THE CONJURING 2 (2016)
(Directed by James Wan)
(Written by Chad Hayes, Carey Hayes, David Leslie Johnson and James Wan)
(Starring Vera Farmiga, Patrick Wilson and Madison Wolfe)
Plot: Paranormal Investigators Lorraine (Vera Farmiga) and Ed (Patrick Wilson) Warren travel to London to assist a poor family who are being plagued by malevolent spirits.
Why is “The Conjuring 2” good, despite it arguably suffering from the same flaws which ruined “Annabelle“? Neither film explores new territory, whether we’re discussing story or scares and “The Conjuring 2” perhaps takes this even farther by directly emulating the structure of its predecessor. Once again, the victims are a large, loving-but-dysfunctional family with financial problems. Once again, the Warrens are considering retirement because of how badly Lorraine was affected by a previous case case, but can’t step away from their bizarre profession. Once again, there is a ‘twist’ surrounding the haunting itself and they even fit in that same spinning toy which was so prominent in the first movie. Once again, a psychic has an out-of-body experience to combat the entity. “The Conjuring” was clever because it defied a lot of the conventions which haunt the genre. Everyone- from the cops to the parents- witnesses the paranormal firsthand very quickly, whereas usually a lot of screen-time is built around how no one believes the primary victim(s). “The Conjuring 2” continues with this mentality by acknowledging the cliches just so it can boastfully avoid them, which I personally adore. I love it when the Mother angrily scoffs at the idea of a haunting, only to experience it herself within seconds, sparing us the awkward family drama that usually accompanies these stories. There are also signs that the neighbors might shun them or the police may suspect child abuse, but these ghosts aren’t shy and make their presence known- while the cops and neighbors do what (little) they can to help. “The Conjuring 2” even has the family almost immediately fleeing the house, something that should not be a praise because IT’S F@CKING COMMON SENSE, but most examples of the genre apparently don’t have that. I love it when filmmakers take stale formulas and go against our expectations, but “The Conjuring” already did all of this, so it no longer seems that unique or intelligent. So once again, why does “The Conjuring 2” still manage to be so good? Even when it’s doing nothing new?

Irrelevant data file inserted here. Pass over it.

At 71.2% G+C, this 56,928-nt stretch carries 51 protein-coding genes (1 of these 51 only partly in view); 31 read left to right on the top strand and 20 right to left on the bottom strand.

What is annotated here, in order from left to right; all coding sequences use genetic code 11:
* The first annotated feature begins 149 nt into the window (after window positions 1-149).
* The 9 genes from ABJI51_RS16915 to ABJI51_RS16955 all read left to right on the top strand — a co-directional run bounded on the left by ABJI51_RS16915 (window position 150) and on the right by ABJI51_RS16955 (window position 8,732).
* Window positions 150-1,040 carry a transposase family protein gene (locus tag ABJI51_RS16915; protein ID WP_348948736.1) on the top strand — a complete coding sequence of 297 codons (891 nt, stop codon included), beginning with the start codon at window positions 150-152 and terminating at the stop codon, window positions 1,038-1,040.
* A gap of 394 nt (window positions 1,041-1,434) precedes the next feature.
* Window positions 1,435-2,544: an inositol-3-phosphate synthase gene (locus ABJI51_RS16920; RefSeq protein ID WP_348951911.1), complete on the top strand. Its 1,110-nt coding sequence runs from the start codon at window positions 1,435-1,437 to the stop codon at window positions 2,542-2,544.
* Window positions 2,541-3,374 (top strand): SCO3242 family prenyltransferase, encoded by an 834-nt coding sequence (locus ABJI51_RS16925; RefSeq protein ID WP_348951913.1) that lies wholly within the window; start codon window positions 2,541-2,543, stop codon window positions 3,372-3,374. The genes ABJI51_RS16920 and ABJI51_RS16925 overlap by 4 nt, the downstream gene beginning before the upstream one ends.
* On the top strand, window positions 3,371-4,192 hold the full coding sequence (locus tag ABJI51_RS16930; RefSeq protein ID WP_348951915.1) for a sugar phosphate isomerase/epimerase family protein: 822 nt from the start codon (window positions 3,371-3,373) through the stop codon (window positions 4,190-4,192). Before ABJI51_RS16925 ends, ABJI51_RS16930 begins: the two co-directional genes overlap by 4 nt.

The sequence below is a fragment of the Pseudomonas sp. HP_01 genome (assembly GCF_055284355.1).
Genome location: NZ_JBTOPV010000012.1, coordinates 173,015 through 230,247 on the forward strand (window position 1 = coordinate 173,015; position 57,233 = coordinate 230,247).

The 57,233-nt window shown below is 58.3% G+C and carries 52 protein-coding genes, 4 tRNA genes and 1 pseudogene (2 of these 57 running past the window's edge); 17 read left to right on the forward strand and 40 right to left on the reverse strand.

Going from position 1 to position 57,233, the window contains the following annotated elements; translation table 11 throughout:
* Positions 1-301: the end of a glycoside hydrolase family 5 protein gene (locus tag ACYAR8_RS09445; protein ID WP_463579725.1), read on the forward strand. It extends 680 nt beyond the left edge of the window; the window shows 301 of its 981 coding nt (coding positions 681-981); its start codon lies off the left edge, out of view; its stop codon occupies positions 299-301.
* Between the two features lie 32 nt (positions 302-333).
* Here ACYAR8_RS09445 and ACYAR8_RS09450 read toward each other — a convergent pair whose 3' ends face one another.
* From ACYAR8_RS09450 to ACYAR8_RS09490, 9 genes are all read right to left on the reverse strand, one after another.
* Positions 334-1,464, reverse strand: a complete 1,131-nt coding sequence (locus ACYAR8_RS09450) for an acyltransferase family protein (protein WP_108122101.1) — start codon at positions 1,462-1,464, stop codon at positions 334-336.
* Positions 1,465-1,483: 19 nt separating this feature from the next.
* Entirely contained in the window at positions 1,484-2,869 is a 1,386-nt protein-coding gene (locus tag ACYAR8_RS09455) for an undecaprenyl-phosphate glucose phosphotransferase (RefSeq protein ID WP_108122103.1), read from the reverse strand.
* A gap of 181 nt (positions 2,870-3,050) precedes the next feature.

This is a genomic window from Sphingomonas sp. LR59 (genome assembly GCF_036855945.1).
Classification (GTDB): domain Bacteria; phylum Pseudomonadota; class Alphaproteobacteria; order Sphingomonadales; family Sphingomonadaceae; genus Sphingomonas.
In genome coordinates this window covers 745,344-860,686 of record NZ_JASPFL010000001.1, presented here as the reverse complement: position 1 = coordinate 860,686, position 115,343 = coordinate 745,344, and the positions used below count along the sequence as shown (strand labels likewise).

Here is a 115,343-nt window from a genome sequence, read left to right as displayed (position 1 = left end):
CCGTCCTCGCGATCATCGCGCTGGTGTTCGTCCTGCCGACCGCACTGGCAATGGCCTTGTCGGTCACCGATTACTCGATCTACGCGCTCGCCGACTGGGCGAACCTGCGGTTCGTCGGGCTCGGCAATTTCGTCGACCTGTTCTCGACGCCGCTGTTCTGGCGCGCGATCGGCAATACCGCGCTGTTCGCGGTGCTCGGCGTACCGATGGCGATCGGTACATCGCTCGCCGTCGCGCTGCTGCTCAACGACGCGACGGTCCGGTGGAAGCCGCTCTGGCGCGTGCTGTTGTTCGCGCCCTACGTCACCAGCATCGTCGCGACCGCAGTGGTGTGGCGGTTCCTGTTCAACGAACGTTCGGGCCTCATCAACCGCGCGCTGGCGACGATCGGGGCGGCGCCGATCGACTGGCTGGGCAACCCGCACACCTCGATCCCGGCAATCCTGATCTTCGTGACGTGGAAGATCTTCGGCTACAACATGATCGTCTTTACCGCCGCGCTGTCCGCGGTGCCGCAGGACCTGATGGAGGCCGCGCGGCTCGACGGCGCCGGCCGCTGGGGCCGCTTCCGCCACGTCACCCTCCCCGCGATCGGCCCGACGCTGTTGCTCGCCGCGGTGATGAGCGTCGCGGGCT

For one, being pretty damn scary will take you pretty damn far when it comes to this genre, regardless of how unoriginal your script is. I should point out that what frightens us is rooted in very subjective emotion, so “The Conjuring 2” might induce yawning for you, just as something which terrifies you could easily put you asleep. But James Wan successfully used ominous lighting, sinister scare chords and patient build up to creep under my skin, making me vulnerable to the (earned) jump scares. The camera movements enhance the visual style, without diminishing or distracting from the looming dread. Furthermore- Wan might be the first director to successfully incorporate computer generated imagery into a horror flick, as that dog transformation freaked me the f@ck out. The problem with CGI in this genre is that it’s too flashy to be spooky, so the effects don’t really synchronize with the atmosphere (see “Mama“…actually, don’t). But the CGI here found the perfect balance of convincing and uncanny, while Wan kept it consistent with the mood. The crooked man was so startling that I almost feel compelled to criticize “The Conjuring 2” for selecting the spooky nun as its primary antagonist instead of whatever the f@ck that abomination was (kind of reminded me of “The Babadook“). I did notice that Wan seemed to be borrowing a lot of the scare tactics from his previous horror exploits, particularly “Insidious: Chapter 2“, which is strange considering how it’s regarded as one of his weakest efforts. There are a lot of familiar cues, such as the transgendered demon dressed in black, but this didn’t detract from their effectiveness. I still felt the anxiety and I still jumped whenever “The Conjuring 2” demanded it of me. This is purely speculation- but I feel like Wan recycled the chills from “Insidious: Chapter 2” just so he could improve upon them (and he did). In contrast to the bleak colors and extensive use of shadows, “The Conjuring” and “The Conjuring 2” are surprisingly optimistic and upbeat compared to other examples of the genre. There is genuine warmth in the interactions of the characters, making me want to see them emerge victorious and the comedy provides levity to the grim situations. Isn’t it fascinating that Wan, whose “Saw” arguably began the trend of depressing horror, has lately opted for a much lighter tone for his movies? If anything, I think it’s a refreshing change of pace. Once again, “The Conjuring 2” isn’t doing anything that the first one hasn’t already done, but both films can stand out amongst the crowd together. The acting is really good too, with the performers being able to showcase a variety of emotions- rage, joy, sadness, fear and more. I’ve always found it bitterly ironic that the horror genre puts so little effort in acquiring good casts, as we’re more likely to find something scary if we can believe the characters themselves are scared.